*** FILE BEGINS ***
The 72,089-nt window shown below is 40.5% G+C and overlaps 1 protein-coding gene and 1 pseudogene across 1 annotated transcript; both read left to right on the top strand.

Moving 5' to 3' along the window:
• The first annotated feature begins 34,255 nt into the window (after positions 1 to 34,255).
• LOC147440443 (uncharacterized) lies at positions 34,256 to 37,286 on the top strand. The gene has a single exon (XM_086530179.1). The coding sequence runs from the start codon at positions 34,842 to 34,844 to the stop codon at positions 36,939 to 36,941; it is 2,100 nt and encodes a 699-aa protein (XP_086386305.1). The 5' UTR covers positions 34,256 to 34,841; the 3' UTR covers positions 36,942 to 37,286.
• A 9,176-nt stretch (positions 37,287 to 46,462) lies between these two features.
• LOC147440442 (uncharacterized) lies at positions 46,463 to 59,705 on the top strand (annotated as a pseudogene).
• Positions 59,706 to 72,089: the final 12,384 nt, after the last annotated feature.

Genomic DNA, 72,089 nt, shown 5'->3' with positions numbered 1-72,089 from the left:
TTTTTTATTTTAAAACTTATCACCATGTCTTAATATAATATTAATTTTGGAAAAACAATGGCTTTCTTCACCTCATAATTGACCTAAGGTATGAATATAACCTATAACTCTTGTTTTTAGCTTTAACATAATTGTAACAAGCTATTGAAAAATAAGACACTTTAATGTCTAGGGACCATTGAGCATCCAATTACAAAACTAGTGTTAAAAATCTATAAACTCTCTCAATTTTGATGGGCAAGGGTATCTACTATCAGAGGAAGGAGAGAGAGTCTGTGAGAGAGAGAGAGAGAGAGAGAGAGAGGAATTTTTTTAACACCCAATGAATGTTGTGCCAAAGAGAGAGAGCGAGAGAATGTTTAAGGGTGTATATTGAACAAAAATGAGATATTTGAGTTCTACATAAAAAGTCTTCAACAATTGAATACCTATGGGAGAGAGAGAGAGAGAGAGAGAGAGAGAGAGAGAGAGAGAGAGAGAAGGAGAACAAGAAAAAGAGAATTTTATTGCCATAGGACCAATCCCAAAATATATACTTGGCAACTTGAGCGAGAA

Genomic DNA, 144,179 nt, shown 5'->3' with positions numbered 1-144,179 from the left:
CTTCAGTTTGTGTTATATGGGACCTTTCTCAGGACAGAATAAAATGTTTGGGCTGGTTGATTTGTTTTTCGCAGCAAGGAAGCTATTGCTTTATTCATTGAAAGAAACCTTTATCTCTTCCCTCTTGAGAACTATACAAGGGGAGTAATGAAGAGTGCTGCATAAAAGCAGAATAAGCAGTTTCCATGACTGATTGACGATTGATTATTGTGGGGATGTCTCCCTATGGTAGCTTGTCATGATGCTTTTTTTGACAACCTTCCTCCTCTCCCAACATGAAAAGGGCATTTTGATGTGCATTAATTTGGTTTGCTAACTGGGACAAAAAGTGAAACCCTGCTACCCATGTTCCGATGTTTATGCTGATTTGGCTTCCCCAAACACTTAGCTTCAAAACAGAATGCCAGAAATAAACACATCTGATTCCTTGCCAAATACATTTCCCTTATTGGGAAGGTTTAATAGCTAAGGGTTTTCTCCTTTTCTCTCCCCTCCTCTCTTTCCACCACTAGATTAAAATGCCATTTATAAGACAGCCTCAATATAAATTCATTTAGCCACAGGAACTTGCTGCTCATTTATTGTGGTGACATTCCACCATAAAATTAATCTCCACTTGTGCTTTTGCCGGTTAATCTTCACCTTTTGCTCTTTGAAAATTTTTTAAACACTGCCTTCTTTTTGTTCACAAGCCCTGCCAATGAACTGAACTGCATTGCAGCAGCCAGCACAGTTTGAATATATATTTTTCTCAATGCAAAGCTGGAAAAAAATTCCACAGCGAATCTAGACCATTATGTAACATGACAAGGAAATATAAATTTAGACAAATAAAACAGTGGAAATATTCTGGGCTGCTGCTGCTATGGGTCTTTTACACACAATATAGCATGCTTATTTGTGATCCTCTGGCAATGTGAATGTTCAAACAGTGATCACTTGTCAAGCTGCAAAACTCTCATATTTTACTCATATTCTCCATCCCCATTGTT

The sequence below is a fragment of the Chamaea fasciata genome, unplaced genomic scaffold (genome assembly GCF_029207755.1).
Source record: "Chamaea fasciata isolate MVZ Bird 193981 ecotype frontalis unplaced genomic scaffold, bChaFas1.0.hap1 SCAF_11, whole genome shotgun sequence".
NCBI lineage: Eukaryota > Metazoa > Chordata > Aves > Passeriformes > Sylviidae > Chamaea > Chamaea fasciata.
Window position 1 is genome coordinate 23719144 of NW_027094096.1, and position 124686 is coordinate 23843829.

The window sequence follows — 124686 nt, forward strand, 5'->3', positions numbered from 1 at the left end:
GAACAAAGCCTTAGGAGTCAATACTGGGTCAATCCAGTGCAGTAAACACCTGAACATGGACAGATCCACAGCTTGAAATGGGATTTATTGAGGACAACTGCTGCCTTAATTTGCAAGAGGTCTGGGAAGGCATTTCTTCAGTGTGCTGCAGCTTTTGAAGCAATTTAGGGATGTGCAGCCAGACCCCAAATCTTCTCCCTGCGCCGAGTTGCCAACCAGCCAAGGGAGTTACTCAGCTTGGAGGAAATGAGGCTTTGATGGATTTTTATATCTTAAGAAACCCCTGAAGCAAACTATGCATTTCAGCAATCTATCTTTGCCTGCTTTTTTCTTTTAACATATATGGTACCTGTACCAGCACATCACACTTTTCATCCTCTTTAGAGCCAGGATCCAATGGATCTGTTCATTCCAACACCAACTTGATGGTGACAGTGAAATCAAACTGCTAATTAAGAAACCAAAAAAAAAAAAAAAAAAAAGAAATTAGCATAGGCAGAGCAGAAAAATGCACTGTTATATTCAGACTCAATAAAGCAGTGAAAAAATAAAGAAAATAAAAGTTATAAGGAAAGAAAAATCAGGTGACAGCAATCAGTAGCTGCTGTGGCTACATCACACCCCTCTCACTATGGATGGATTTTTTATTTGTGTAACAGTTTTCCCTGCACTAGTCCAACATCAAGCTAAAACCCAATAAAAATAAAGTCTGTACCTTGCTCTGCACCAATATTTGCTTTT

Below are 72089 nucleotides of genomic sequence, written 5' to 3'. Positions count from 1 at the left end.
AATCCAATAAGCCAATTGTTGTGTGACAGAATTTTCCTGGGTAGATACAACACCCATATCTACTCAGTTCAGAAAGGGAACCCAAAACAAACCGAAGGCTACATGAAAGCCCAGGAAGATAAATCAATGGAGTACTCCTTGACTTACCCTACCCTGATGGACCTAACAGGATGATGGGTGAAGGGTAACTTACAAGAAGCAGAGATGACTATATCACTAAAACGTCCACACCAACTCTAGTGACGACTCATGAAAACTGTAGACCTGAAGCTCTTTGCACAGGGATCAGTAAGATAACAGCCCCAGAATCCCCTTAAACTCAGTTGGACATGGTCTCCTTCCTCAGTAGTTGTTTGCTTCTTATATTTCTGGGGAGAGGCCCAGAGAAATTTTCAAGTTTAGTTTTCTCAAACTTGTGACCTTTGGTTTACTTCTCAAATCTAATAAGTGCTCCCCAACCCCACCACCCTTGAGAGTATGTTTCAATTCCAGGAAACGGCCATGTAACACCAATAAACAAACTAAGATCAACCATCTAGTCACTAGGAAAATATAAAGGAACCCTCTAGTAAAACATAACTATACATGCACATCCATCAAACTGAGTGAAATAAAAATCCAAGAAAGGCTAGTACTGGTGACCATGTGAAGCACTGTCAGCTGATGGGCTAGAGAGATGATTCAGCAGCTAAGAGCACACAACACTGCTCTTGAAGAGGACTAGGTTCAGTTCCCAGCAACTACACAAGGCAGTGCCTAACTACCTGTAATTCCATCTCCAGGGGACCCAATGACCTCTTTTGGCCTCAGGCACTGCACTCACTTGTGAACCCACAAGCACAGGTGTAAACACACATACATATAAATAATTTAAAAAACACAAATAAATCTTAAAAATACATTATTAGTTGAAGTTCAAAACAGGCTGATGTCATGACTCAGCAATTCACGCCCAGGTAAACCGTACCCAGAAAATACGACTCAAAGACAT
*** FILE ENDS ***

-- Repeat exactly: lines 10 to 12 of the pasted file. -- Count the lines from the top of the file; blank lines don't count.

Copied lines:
Genomic DNA, 144,179 nt, shown 5'->3' with positions numbered 1-144,179 from the left:
CTTCAGTTTGTGTTATATGGGACCTTTCTCAGGACAGAATAAAATGTTTGGGCTGGTTGATTTGTTTTTCGCAGCAAGGAAGCTATTGCTTTATTCATTGAAAGAAACCTTTATCTCTTCCCTCTTGAGAACTATACAAGGGGAGTAATGAAGAGTGCTGCATAAAAGCAGAATAAGCAGTTTCCATGACTGATTGACGATTGATTATTGTGGGGATGTCTCCCTATGGTAGCTTGTCATGATGCTTTTTTTGACAACCTTCCTCCTCTCCCAACATGAAAAGGGCATTTTGATGTGCATTAATTTGGTTTGCTAACTGGGACAAAAAGTGAAACCCTGCTACCCATGTTCCGATGTTTATGCTGATTTGGCTTCCCCAAACACTTAGCTTCAAAACAGAATGCCAGAAATAAACACATCTGATTCCTTGCCAAATACATTTCCCTTATTGGGAAGGTTTAATAGCTAAGGGTTTTCTCCTTTTCTCTCCCCTCCTCTCTTTCCACCACTAGATTAAAATGCCATTTATAAGACAGCCTCAATATAAATTCATTTAGCCACAGGAACTTGCTGCTCATTTATTGTGGTGACATTCCACCATAAAATTAATCTCCACTTGTGCTTTTGCCGGTTAATCTTCACCTTTTGCTCTTTGAAAATTTTTTAAACACTGCCTTCTTTTTGTTCACAAGCCCTGCCAATGAACTGAACTGCATTGCAGCAGCCAGCACAGTTTGAATATATATTTTTCTCAATGCAAAGCTGGAAAAAAATTCCACAGCGAATCTAGACCATTATGTAACATGACAAGGAAATATAAATTTAGACAAATAAAACAGTGGAAATATTCTGGGCTGCTGCTGCTATGGGTCTTTTACACACAATATAGCATGCTTATTTGTGATCCTCTGGCAATGTGAATGTTCAAACAGTGATCACTTGTCAAGCTGCAAAACTCTCATATTTTACTCATATTCTCCATCCCCATTGTT

The sequence below is a fragment of the Chamaea fasciata genome, unplaced genomic scaffold (genome assembly GCF_029207755.1).